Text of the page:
Let go of the ways you thought life would unfold: the holding of plans or dreams or expectations. Let it all go. Save your strength to swim with the tide. The choice to fight what is here before you now will only result in struggle, fear, and desperate attempts to flee from the very energy you long for. Let go. Let it all go and flow with the grace that washes through your days whether you received it gently or with all your quills raised to defend against invaders. Take this on faith; the mind may never find the explanations that it seeks, but you will move forward nonetheless. Let go, and the wave’s crest will carry you to unknown shores, beyond your wildest dreams or destinations. Let it all go and find the place of rest and peace, and certain transformation.
I first read this poem in 2003 when I was struggling with a period of major depression and anxiety that presented itself with insomnia, low self-esteem and a nagging sense that “something was wrong” with me. As I was searching for help, there were a few poets whose words touch my internal jumble of sluggish thoughts: Rumi, Mary Oliver and Danna Faulds. I stumbled upon Danna’s poem in a yoga magazine and carried it around in a notebook for a year or two as I began the slow, painful process of prioritizing my mental, physical and spiritual health.
As I contemplate her wisdom today, it is still rich with the seeds of mindfulness that bring us back to our lives. Whether our practices are rooted in ancient traditions or a contemporary alternative medical model, the advice of the sages all include a component of release. Of letting go. Of dying.
We spend much of our lives conceiving, dreaming, planning and building. Our current society encourages constant growth and action. So, what happens when we hit the major roadblocks that stall progress and even end in failure? Everything else in the natural world is connected to the life and death cycle in a humble, honest way. It is our human construct of ego and attachment that attempt to circumvent our natural cycles.
The practices of re-connecting with ourselves often involves hitting a wall: be it physical, mental or spiritual. We come face to face with our limitations and we begin to make choices. Either we stay in the vice-grips of our familiar patterns and our resistance to what is unfolding, or we take the courageous steps to stop fighting and open to what is really happening.
In an ACT (Acceptance, Commitment Therapy) workbook, there is a wonderful analogy for how we do this: Imagine yourself facing a frightening monster. Between the two of you is a large, dark pit of despair. In your hands is a rope. You begin the painful game of tug-of-war with the monster as your mind screams at you to become the winner. If you lose, you’re going to be pulled to your death into the dark pit or be swallowed by the monster. There are no choices! So you fight harder. You work on getting stronger muscles. You attempt different angles and body mechanics. You grit your teeth and dig in your heels.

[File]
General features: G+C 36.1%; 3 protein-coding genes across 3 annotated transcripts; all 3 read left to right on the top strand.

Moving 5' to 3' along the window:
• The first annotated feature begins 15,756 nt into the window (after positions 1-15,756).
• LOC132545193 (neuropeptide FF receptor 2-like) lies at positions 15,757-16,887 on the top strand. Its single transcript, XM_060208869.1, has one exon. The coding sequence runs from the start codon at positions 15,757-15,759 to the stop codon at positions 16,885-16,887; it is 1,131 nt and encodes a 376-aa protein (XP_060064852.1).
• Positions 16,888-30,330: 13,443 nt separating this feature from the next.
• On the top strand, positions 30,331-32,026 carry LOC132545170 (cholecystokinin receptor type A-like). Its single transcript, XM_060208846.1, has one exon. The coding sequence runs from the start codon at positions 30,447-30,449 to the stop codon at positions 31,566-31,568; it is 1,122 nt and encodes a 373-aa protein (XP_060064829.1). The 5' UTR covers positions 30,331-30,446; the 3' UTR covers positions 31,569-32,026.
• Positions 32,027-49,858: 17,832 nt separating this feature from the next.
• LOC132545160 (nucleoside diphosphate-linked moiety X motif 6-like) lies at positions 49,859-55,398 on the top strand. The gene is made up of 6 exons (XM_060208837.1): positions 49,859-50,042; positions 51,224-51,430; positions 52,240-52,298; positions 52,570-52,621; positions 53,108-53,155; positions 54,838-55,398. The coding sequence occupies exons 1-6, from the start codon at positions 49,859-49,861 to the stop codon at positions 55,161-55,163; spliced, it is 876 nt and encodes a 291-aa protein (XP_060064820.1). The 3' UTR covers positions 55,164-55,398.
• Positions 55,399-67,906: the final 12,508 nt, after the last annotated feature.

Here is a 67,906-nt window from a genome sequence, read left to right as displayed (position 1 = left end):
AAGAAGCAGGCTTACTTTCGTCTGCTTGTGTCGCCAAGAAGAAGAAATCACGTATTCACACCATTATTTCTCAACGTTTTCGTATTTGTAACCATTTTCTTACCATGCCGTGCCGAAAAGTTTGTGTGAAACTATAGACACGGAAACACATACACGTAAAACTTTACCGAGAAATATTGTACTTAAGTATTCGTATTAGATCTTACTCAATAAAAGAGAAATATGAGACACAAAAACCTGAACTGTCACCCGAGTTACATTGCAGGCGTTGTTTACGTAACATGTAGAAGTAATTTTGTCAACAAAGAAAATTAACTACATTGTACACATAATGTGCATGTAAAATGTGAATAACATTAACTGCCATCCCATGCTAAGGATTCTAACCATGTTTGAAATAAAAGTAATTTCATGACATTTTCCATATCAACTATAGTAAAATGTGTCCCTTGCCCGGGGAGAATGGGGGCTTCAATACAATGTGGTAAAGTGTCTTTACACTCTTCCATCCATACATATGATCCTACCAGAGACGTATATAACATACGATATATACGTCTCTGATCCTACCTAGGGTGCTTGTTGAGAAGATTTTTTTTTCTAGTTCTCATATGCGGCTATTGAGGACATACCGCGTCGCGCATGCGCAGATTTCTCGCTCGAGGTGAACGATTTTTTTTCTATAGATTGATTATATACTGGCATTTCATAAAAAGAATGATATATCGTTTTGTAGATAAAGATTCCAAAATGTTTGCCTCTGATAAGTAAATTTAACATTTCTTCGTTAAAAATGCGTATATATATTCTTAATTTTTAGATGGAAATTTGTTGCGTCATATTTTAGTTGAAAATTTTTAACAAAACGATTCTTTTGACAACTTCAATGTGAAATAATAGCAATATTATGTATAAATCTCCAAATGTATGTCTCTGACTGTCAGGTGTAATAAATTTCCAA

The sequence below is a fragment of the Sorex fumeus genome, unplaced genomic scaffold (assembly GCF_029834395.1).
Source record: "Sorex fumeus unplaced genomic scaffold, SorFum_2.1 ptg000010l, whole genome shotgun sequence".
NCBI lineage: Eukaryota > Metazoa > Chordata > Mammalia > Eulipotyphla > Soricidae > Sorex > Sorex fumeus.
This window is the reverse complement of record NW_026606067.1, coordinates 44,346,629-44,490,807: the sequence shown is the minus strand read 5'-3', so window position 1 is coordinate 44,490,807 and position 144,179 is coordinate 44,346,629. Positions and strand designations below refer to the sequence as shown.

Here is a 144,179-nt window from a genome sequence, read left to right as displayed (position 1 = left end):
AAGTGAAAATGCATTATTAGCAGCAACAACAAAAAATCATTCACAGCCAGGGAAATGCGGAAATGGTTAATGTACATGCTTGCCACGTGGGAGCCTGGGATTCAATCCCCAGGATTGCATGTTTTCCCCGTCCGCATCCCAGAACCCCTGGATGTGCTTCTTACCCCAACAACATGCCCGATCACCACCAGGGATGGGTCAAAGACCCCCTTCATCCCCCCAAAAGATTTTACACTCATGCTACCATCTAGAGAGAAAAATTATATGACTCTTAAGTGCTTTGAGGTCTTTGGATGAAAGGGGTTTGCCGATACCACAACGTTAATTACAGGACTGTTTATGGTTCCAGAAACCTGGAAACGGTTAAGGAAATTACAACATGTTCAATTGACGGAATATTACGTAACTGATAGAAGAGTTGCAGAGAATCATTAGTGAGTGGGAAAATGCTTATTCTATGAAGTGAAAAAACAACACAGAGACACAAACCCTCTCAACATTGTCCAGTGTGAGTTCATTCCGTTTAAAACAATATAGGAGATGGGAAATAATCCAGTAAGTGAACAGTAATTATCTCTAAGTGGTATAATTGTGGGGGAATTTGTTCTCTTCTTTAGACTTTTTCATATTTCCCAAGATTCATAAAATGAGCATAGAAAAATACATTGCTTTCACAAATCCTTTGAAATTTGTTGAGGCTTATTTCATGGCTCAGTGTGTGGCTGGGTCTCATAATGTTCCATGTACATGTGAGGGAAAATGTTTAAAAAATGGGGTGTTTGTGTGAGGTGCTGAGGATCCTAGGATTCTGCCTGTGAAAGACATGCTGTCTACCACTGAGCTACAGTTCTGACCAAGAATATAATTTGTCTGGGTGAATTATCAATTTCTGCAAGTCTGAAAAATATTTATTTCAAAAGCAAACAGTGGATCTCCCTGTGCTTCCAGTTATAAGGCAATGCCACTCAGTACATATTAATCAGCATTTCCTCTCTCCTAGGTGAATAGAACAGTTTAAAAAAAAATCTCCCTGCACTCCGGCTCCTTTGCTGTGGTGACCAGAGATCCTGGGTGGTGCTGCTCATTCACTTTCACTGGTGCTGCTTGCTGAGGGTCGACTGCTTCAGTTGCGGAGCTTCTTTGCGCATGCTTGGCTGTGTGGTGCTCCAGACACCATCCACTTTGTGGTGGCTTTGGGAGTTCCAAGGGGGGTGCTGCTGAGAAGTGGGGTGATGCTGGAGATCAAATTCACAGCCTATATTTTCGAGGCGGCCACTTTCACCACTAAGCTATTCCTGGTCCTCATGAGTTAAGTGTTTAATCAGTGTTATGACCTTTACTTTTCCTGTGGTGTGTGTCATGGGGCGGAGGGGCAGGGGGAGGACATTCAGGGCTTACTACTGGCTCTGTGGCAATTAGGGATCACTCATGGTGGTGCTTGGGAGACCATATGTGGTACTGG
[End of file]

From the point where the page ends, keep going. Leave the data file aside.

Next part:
Yet, what if there is another option?...Simply drop the rope. There is no battle.
Even with the worst possible prospects (including physical death), there is always an option to see the fearful threats from emotions and thoughts and…to release the vice grip they hold on our bodies and minds.
Being mindful does not mean we don’t plan or be responsible. Being mindful means we see clearly (both the events that are unfolding and our internal reactions to them). We allow the monster to snarl and threaten. We see the depth of the pit before us. We feel the temptation to fight or flee or freeze.
And we stop to breathe and release.
Over time we learn to stay connected to ourselves, even in the most intense of physical or emotional sensations and even in the perceived absence of them when we are shut down. In that space of observation of what is happening, we can release the expectations, the demands, the intensity of forcing our will on the situation.
Whether or not the situation was something we consciously chose, our reaction is completely up to us….By letting go, we actually create a vacuum that nature can fill with the next option.
So our tight, worried, anxious minds don’t need to flood the body with more unnecessary adrenaline when we are threatened or frightened when things fall apart. When we get bad health news. When a project fails. When…when…when…Instead, we begin to open to the intensity of our lives that is woven with successes, failures, beginnings and endings. We dive into the range of sensations and remain curious about what will create. And what will fall apart.
And in that openness of accepting loss. Of releasing. Of exhaling…we can then be more committed to our values, our practices and our relationships (both within ourselves and with other people) that is rooted in the natural ebbs and flows of an authentic life.